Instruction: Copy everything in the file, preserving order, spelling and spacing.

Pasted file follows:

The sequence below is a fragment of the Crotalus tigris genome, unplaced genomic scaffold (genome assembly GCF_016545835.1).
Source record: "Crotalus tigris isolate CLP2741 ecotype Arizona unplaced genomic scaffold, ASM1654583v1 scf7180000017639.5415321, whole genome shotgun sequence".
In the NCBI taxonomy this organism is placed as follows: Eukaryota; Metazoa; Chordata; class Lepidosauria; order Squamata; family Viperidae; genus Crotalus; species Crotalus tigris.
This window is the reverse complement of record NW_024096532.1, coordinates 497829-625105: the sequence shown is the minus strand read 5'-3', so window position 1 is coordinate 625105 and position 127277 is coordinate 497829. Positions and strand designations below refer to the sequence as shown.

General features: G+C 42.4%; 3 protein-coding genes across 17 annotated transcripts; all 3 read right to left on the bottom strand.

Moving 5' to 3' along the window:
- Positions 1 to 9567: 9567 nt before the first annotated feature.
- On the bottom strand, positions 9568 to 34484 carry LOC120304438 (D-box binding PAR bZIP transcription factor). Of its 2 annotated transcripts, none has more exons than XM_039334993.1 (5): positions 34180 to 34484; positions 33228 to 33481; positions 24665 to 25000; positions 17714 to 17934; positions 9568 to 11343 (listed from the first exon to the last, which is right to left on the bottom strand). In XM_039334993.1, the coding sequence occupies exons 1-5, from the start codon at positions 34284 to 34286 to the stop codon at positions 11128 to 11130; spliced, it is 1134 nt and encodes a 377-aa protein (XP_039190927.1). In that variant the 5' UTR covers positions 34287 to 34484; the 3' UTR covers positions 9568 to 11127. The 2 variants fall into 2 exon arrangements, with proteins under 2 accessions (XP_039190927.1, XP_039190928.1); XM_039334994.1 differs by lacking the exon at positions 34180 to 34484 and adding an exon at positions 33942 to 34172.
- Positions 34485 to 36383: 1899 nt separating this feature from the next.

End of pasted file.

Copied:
The sequence below is a fragment of the Crotalus tigris genome, unplaced genomic scaffold (genome assembly GCF_016545835.1).
Source record: "Crotalus tigris isolate CLP2741 ecotype Arizona unplaced genomic scaffold, ASM1654583v1 scf7180000017639.5415321, whole genome shotgun sequence".
In the NCBI taxonomy this organism is placed as follows: Eukaryota; Metazoa; Chordata; class Lepidosauria; order Squamata; family Viperidae; genus Crotalus; species Crotalus tigris.
This window is the reverse complement of record NW_024096532.1, coordinates 497829-625105: the sequence shown is the minus strand read 5'-3', so window position 1 is coordinate 625105 and position 127277 is coordinate 497829. Positions and strand designations below refer to the sequence as shown.

General features: G+C 42.4%; 3 protein-coding genes across 17 annotated transcripts; all 3 read right to left on the bottom strand.

Moving 5' to 3' along the window:
- Positions 1 to 9567: 9567 nt before the first annotated feature.
- On the bottom strand, positions 9568 to 34484 carry LOC120304438 (D-box binding PAR bZIP transcription factor). Of its 2 annotated transcripts, none has more exons than XM_039334993.1 (5): positions 34180 to 34484; positions 33228 to 33481; positions 24665 to 25000; positions 17714 to 17934; positions 9568 to 11343 (listed from the first exon to the last, which is right to left on the bottom strand). In XM_039334993.1, the coding sequence occupies exons 1-5, from the start codon at positions 34284 to 34286 to the stop codon at positions 11128 to 11130; spliced, it is 1134 nt and encodes a 377-aa protein (XP_039190927.1). In that variant the 5' UTR covers positions 34287 to 34484; the 3' UTR covers positions 9568 to 11127. The 2 variants fall into 2 exon arrangements, with proteins under 2 accessions (XP_039190927.1, XP_039190928.1); XM_039334994.1 differs by lacking the exon at positions 34180 to 34484 and adding an exon at positions 33942 to 34172.
- Positions 34485 to 36383: 1899 nt separating this feature from the next.